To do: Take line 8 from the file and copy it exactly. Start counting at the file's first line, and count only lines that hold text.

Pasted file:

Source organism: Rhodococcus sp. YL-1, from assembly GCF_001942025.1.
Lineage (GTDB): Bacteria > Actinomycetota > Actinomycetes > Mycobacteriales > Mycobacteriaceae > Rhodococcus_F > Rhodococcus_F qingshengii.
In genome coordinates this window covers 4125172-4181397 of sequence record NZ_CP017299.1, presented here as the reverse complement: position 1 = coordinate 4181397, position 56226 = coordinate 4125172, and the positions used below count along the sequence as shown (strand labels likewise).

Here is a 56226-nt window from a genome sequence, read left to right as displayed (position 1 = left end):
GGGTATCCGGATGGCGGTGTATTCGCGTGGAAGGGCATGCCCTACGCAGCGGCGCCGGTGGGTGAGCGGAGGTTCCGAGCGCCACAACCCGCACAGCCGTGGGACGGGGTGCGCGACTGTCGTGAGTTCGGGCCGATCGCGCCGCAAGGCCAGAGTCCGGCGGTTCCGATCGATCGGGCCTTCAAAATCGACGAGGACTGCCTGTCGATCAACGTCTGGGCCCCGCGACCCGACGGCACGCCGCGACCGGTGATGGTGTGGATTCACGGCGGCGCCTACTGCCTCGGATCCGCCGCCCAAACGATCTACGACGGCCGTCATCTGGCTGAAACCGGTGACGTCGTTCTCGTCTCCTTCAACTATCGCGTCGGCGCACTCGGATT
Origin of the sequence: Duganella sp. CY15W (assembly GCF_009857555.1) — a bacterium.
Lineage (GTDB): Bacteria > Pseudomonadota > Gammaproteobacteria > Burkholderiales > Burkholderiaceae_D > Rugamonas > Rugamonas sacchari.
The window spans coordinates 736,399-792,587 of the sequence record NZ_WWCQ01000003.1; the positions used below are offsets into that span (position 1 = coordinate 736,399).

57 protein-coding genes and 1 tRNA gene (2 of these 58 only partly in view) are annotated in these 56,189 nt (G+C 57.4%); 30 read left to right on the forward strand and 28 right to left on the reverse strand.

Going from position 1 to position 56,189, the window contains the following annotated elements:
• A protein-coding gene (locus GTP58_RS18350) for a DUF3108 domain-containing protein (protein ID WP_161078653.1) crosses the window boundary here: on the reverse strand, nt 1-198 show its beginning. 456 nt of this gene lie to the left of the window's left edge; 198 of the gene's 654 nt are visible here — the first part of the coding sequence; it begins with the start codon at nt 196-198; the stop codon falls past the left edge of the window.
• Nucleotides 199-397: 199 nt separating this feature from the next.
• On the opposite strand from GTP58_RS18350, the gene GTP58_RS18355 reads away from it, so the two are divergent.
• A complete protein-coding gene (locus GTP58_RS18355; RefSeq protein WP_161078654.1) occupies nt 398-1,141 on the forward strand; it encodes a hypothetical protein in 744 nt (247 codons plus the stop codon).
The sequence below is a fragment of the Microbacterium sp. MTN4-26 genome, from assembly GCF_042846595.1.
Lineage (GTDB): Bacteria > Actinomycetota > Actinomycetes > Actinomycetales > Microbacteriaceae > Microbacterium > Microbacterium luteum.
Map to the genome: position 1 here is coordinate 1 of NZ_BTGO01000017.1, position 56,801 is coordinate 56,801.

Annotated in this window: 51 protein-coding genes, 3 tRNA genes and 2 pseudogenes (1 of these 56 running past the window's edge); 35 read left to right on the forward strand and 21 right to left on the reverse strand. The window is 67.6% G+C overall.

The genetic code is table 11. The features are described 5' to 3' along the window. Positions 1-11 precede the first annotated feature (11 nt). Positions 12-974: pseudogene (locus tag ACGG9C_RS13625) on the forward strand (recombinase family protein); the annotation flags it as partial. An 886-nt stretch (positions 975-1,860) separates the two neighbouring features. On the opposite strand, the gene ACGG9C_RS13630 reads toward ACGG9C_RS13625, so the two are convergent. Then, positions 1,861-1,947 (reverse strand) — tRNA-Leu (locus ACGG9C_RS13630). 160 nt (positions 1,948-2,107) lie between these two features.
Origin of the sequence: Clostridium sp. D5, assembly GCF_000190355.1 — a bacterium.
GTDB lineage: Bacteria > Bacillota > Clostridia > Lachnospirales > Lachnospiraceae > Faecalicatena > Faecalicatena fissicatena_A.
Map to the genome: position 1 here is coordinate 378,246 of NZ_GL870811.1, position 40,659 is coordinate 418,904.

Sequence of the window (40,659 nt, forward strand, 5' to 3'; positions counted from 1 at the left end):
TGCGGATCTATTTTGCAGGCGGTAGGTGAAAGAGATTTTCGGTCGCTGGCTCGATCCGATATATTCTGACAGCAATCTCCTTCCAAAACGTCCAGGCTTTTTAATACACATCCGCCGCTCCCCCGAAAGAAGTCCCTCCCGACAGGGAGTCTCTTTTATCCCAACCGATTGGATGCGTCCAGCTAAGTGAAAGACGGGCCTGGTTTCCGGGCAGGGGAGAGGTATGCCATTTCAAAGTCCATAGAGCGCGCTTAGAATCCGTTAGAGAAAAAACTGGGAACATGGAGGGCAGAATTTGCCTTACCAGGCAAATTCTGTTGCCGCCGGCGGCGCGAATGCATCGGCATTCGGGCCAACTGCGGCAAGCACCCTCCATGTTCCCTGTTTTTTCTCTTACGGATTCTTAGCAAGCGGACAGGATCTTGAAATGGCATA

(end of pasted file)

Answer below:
The window spans coordinates 736,399-792,587 of the sequence record NZ_WWCQ01000003.1; the positions used below are offsets into that span (position 1 = coordinate 736,399).